Immigration and Social Security Co-Ordination (EU Withdrawal) Bill

Part of the debate – in the House of Commons at 5:59 pm on 28th January 2019.

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Photo of Stuart McDonald Stuart McDonald Shadow SNP Spokesperson (Immigration, Asylum and Border Control) 5:59 pm, 28th January 2019

My hon. Friend is spot on, I will come to the particular importance of the free movement of people for Scotland in a little while.

The other advantage that retaining free movement brings is, as Alex Sobel said, that it opens up the possibility of different future relationships with the EU. The relationship that my party would prefer is, of course, continued EU membership, but the Prime Minister’s red line means that not only membership but other close relationships are not possible. If Parliament is serious about having a proper say on the future relationship, it should reject this Bill.

It is not only Parliament’s say on our future relationship with the EU that the Bill could diminish, but our say on the future immigration system. The Government launched their White Paper just a day before introducing this Bill. Their consultation has a year to run. Why would Parliament give the Government a blank cheque to introduce any system by subordinate legislation at this stage? We should be moving in the opposite direction; we need a totally different approach to how immigration laws are made. There have been thousands of changes to the immigration rules since 2010, but they are not noticed or understood, never mind debated, in this Chamber. There is no other public policy area in which such important changes attract so little scrutiny. Parliament must start getting involved in how we operate and design our immigration system.

The Bill is dominated by totally inappropriate Henry VIII clauses. This is about not only the incredible breadth of powers that are sought to change legislation, including primary legislation, simply because Ministers think that that is appropriate, but even the type of statutory instrument procedures. Why are “made affirmative” clauses the order of the day?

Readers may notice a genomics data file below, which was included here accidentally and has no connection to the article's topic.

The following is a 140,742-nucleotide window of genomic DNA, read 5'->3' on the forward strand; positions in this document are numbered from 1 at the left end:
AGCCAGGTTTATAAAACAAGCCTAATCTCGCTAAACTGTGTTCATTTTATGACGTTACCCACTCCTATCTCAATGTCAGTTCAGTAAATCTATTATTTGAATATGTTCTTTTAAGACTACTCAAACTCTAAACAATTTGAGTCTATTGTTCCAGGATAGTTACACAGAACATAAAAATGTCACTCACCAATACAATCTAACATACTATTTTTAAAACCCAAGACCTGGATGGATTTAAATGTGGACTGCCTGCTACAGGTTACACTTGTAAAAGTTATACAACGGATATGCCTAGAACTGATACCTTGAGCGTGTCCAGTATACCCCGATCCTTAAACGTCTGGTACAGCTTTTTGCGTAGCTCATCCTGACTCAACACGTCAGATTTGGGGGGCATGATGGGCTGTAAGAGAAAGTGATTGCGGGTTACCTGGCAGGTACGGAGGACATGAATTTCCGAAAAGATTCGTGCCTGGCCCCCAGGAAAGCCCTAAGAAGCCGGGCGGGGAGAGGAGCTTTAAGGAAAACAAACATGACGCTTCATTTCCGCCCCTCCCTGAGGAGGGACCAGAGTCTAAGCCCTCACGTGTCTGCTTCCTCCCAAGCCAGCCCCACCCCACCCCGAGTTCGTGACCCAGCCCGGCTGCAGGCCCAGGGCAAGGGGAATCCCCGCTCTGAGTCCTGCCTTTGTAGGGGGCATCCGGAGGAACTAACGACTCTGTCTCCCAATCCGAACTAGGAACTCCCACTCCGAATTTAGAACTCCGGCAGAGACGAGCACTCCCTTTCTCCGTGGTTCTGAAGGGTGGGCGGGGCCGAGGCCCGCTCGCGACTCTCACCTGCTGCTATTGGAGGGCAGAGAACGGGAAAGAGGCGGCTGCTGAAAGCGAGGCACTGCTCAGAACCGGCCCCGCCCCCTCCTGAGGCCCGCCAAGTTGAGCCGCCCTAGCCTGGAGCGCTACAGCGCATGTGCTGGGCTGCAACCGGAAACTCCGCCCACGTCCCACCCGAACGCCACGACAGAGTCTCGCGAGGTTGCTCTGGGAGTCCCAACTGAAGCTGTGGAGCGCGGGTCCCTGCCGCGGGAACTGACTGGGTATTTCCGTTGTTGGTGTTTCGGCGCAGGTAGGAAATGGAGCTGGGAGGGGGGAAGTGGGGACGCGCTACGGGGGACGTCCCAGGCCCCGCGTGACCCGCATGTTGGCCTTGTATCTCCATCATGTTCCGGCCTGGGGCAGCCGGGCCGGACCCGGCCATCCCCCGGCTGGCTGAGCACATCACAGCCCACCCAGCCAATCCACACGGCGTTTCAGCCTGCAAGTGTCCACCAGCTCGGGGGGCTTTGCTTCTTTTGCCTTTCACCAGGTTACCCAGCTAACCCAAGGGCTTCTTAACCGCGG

It is especially important not to give the Government a blank cheque on future immigration policy given what their White Paper tells us that they will do with such a blank cheque. There has been a lot of talk about division in the country, but at least the Government have brought a broad coalition together in opposition to many of their White Paper’s proposals. Business organisations, trade unions, universities, charities and non-governmental organisations are all hugely concerned. Extending the bureaucracy and huge expense of tier 2 to EU employees is understandably unpopular, even if some tweaking around the edges is proposed.

The proposed retention of the £30,000 financial threshold has sparked incredulity, as it would mean that 80% of EU workers coming to the UK would no longer qualify. Some 60% of jobs at the so-called intermediate level would not make the grade. Technicians in our universities, medical research charities and the NHS would struggle. Nurses, paramedics, junior doctors and social care workers will be implicated. Hugely significant sectors will find it impossible to adjust, including retail, food and drink, and hospitality. Housing and infrastructure targets will be totally unachievable. Such a financial threshold fails to recognise the need to recruit right up and down supply chains.

The proposals for stop-gap, temporary one-year workers’ visas are, frankly, totally unacceptable. The Government say, “You can come to work, but don’t bring your family. You’ll have no recourse to public funds, and however well you do and however much your employer wants to retain you, you’ll need to leave again for at least another year.” That is an astonishing way to treat people, and such short-term schemes, under which people never develop support structures and have only a short period of employment to pay hefty recruitment and visa fees, are known to significantly increase the chances of exploitation. They are hopeless for integration—so, they involve exactly the type of migration that the public are most frustrated about—and they are expensive for employers, who have to start again each year with a brand new recruit.

The White Paper is pretty much silent on the self-employed, which is again a matter of huge significance for certain industries in which self-employed contractors fill key roles. Universities have again criticised the failure to come up with anything approaching a sensible and competitive post-study work offer. If this is even roughly how the Government want to use the blank cheque provided by this immigration Bill, we should not be even remotely considering letting them near it.

Let me try once again to wake the Home Office up to the fact that this Bill, and the White Paper proposals that accompany it, would be a disaster for Scotland, both socially and economically. The White Paper proposals look set to result in an 85% reduction in the number of EEA workers coming to Scotland. Scottish Government modelling estimates that real GDP in Scotland will be around 6.2% lower by 2040 as a result of a Brexit-driven reduction in migration than it would have been otherwise. That is a fall of almost £6.8 billion a year in GDP by 2040, and a fall in Government revenue of £2 billion.

We need people to come, not additional hurdles to stop them coming.